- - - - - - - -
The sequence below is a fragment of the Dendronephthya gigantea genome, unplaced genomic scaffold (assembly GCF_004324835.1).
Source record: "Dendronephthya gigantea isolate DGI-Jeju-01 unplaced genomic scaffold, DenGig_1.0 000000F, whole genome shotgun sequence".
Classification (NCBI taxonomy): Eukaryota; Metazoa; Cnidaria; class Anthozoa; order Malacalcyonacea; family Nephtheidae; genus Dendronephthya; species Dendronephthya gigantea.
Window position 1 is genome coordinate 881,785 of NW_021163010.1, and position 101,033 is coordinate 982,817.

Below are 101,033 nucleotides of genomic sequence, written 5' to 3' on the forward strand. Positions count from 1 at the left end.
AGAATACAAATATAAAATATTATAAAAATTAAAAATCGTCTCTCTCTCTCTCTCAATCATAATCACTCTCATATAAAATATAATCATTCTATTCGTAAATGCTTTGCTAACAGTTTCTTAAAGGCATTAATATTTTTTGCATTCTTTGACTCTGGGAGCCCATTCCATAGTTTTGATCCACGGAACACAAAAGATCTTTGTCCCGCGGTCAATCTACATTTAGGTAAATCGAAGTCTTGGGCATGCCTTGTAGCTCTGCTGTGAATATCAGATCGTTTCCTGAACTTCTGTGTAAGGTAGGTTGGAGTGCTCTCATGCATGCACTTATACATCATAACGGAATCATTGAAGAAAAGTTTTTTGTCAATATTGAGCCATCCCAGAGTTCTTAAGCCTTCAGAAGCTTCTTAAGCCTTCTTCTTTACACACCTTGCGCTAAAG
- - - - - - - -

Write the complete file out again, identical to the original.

The sequence below is a fragment of the Dendronephthya gigantea genome, unplaced genomic scaffold (assembly GCF_004324835.1).
Source record: "Dendronephthya gigantea isolate DGI-Jeju-01 unplaced genomic scaffold, DenGig_1.0 000000F, whole genome shotgun sequence".
Classification (NCBI taxonomy): Eukaryota; Metazoa; Cnidaria; class Anthozoa; order Malacalcyonacea; family Nephtheidae; genus Dendronephthya; species Dendronephthya gigantea.
Window position 1 is genome coordinate 881,785 of NW_021163010.1, and position 101,033 is coordinate 982,817.

Below are 101,033 nucleotides of genomic sequence, written 5' to 3' on the forward strand. Positions count from 1 at the left end.
AGAATACAAATATAAAATATTATAAAAATTAAAAATCGTCTCTCTCTCTCTCTCAATCATAATCACTCTCATATAAAATATAATCATTCTATTCGTAAATGCTTTGCTAACAGTTTCTTAAAGGCATTAATATTTTTTGCATTCTTTGACTCTGGGAGCCCATTCCATAGTTTTGATCCACGGAACACAAAAGATCTTTGTCCCGCGGTCAATCTACATTTAGGTAAATCGAAGTCTTGGGCATGCCTTGTAGCTCTGCTGTGAATATCAGATCGTTTCCTGAACTTCTGTGTAAGGTAGGTTGGAGTGCTCTCATGCATGCACTTATACATCATAACGGAATCATTGAAGAAAAGTTTTTTGTCAATATTGAGCCATCCCAGAGTTCTTAAGCCTTCAGAAGCTTCTTAAGCCTTCTTCTTTACACACCTTGCGCTAAAG